During the third quarter, the parks netted $356 million. Overall, that’s a net revenue improvement of $762 million quarter-over-quarter.
So, Disney’s trending the right way.
Disney’s Money Segments
After Disney consolidated and realigned last year, its featured division is Disney Media and Entertainment Distribution (DMED), which earns the most revenue right now.
This segment alone increased nearly $2 billion to $12.7 billion, making it the envy of Hollywood.
Putting that total in perspective, when I first wrote one of these for MickeyBlog, Disney’s entire quarterly revenue was around $15 billion!
DMED earns 85 percent of that on its own! So you can understand why Chairman Kareem Daniel holds so much esteem within the film industry.
Anybody holding the keys to a value worth $50+ billion annually is someone to respect.
Next, let’s talk about Linear Networks. Don’t let the media tell you that linear television revenue is dying!
Okay, it is, but the pace is roughly the same as the speed with which a tree is dying.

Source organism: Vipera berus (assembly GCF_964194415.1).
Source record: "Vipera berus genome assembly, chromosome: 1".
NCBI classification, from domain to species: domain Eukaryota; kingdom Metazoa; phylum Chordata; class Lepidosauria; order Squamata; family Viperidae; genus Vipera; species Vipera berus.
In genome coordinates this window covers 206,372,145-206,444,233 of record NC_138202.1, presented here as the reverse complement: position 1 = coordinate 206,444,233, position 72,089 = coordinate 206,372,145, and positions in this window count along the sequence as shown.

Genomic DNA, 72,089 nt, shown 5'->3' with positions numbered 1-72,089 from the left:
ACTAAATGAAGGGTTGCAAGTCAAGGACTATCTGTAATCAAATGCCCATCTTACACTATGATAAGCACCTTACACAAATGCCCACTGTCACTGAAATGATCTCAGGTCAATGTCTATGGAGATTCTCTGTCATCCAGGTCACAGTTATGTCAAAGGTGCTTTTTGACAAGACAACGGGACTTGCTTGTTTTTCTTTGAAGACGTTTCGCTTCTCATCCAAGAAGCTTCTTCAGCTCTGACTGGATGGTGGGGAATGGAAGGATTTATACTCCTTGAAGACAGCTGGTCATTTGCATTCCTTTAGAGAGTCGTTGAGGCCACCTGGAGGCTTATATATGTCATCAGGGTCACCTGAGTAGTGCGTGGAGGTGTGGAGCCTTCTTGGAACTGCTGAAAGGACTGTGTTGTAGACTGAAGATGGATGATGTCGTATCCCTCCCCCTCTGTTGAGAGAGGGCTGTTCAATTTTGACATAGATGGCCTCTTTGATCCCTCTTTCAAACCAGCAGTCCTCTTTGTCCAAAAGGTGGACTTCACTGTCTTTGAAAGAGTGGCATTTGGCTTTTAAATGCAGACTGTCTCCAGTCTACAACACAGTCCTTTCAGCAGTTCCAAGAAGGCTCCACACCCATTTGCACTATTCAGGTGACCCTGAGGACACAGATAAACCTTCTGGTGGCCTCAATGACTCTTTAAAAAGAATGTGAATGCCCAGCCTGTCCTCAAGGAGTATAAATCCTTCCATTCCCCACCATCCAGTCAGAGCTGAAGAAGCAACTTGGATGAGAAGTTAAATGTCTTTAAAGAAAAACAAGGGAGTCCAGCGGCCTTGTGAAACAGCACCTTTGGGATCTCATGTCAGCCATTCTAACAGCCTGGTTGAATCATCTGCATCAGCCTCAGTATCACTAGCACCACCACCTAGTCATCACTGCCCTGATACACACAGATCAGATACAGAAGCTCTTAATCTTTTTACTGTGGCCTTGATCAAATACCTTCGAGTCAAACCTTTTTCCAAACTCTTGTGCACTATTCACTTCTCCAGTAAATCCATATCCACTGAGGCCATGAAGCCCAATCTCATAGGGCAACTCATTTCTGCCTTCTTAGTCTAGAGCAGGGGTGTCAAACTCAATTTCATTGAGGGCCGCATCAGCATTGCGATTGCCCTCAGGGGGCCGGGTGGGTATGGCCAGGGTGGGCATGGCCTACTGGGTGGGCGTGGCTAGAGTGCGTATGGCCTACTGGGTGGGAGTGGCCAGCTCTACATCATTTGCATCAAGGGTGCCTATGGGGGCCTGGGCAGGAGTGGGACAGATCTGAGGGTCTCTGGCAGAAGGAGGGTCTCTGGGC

Sometimes, it’ll happen, but we’re nowhere near there yet. For example, linear Networks earned $7 billion, up 16 percent from the same quarter in 2020.
Somehow, Linear Networks revenue is up $1 billion from last year, which is stunning given the exponential rate of cord-cutting.
The other segment is more of a hodgepodge called Content Sales/Licensing and Other (CSLO).
This division consists of all the Disney core businesses that no longer fit into any of the other departments.
Think of it as valued products that aren’t part of the parks, streaming, or television advertising. It’s also less significant to the bottom line.
For the quarter, CSLO managed $1.68 billion, down from $2.18 billion in 2020. That’s the only minor setback on Disney’s entire ledger this quarter!
Feature Image: Disney